My favorite topic, “The SHRINK!”

The topic really does cause pain. Shrinking a file in SQL Server is inherently a terrible action to take. However, we all know that in some cases when maintenance was never setup and recovery models were not properly chosen, the need does come up. An interesting topic came up on LTD in the forums regarding moving an overloaded and unmaintained log file to a server that had less disk space than the original. The first inclination would be to shrink the log and then backup/restore it to the new location. Seeing as the full backup consists of the data and just enough log to recover, the assumption would be that you would only get this in the new database. However, in this case, shrinking the log will not be the last step in the process. The initial size of the log will also need to change.

Let’s take a look…

In this case let’s say we have a database that is 300MB with a transaction log that is 3000MB.

The database is a test log shipping database we will pick on named, “LOGSHIP_PUB”

We can see by Size that we have the 300MB mdf and 3000MB log file.

Now assuming we ran a shrinkfile on the log file, we could use DBCC SQLPERF(logspace) to check the logs free space.

sql create table #temp (DatabaseName sysname, LogSize float, SpaceUsedPerc float, Status bit) insert #temp EXEC (‘dbcc sqlperf(logspace)’) select SpaceUsedPerc from #temp where DatabaseName = ‘LOGSHIP_PUB’

Resulting in 0.028… give or take a few thousands places.

The initial thought may be to run a backup now and move the database over. You should see if you run a full backup on the database, the size will only be around 2MB. 

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The problem we will run into will be when this backup is restored. Even knowing the backup shows the 2MB, this is only the data and log to the point of recovering retained in the backup. You may find yourself copying this backup considering the restore to be limited to what is in it. What will happen is the restore will take the Meta for the database and create the initial sizes for the files contained in it. This will result in a required space of all the files initial sizes. In our case that totals 3300MB + the padding required.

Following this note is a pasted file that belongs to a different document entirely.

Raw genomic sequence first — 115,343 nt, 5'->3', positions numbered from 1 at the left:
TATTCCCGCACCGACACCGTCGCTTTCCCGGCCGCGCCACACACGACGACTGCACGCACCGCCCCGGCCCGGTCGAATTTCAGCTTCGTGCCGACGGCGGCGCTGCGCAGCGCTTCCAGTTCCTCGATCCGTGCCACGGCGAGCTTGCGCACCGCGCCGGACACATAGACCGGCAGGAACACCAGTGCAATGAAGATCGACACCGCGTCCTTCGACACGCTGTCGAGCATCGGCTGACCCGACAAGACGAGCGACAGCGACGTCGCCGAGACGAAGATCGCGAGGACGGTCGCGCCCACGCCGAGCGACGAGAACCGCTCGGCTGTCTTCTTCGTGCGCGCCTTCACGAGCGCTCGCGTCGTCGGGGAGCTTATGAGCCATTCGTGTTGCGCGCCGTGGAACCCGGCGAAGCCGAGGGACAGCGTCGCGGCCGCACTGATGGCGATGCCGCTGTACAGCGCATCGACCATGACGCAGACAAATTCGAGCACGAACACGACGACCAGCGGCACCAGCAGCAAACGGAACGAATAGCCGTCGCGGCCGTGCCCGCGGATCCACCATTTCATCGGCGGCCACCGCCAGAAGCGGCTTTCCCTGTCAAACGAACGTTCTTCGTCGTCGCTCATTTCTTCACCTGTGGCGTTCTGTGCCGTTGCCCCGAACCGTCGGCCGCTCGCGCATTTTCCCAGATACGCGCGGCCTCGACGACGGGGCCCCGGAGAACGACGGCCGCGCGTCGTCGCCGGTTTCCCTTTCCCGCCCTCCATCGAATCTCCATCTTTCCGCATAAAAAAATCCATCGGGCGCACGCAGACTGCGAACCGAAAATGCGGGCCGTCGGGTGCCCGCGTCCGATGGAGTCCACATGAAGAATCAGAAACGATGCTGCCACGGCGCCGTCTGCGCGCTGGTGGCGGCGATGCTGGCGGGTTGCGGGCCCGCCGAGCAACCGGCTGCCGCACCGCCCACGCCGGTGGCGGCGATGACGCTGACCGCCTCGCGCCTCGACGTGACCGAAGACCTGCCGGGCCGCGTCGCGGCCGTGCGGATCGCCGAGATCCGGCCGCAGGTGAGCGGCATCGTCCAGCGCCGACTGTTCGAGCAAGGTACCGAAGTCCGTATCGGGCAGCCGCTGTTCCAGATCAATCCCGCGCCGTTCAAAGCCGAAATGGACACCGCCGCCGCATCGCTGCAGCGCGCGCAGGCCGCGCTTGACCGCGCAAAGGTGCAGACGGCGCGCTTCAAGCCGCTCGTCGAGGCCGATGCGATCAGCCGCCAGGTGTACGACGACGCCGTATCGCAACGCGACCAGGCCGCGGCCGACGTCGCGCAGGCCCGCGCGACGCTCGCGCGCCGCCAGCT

Best way to see is by example so let’s restore the database.

	WITH  FILE = 1,  

First thing we may notice is the time this restore takes. It will be slightly more than expected from a 300MB database. Your typical IO should give this in around a 2-3 seconds but given the need to expand the log(s) and any other files that may consist in the restore, the time will be lengthened slightly. Of course this varies given different resources and even more when compression is involved.

Our successful restore…

SQL Server parse and compile time:

CPU time = 0 ms, elapsed time = 1 ms.

63 percent processed.

100 percent processed.

Processed 200 pages for database ‘LOGSHIP_PUB_SECONDARY’, file ‘LOGSHIP_PUB’ on file 1.

Processed 1 pages for database ‘LOGSHIP_PUB_SECONDARY’, file ‘LOGSHIP_PUB_log’ on file 1.

RESTORE DATABASE successfully processed 201 pages in 93.555 seconds (0.016 MB/sec).

Checking our size and space utilized we should see the same results from the initial database

sql Select [size],[name],[filename] from sysaltfiles ```

So the bottom-line…

Moving databases using backup/restore is a good method if your activity allows for this method. Just ensure a few things

  • If log maintenance was not performed and you are stuck in Full recovery while finding the need for a shrink, you can do this successfully without a truncate_only but don’t forget to resize your files.
  • Do the full backup after the resize to prevent longer restores and maintaining the disk usage you really require.
  • A well maintained transaction log structure will prevent all of this. You will know precisely the sizing requirements at this level.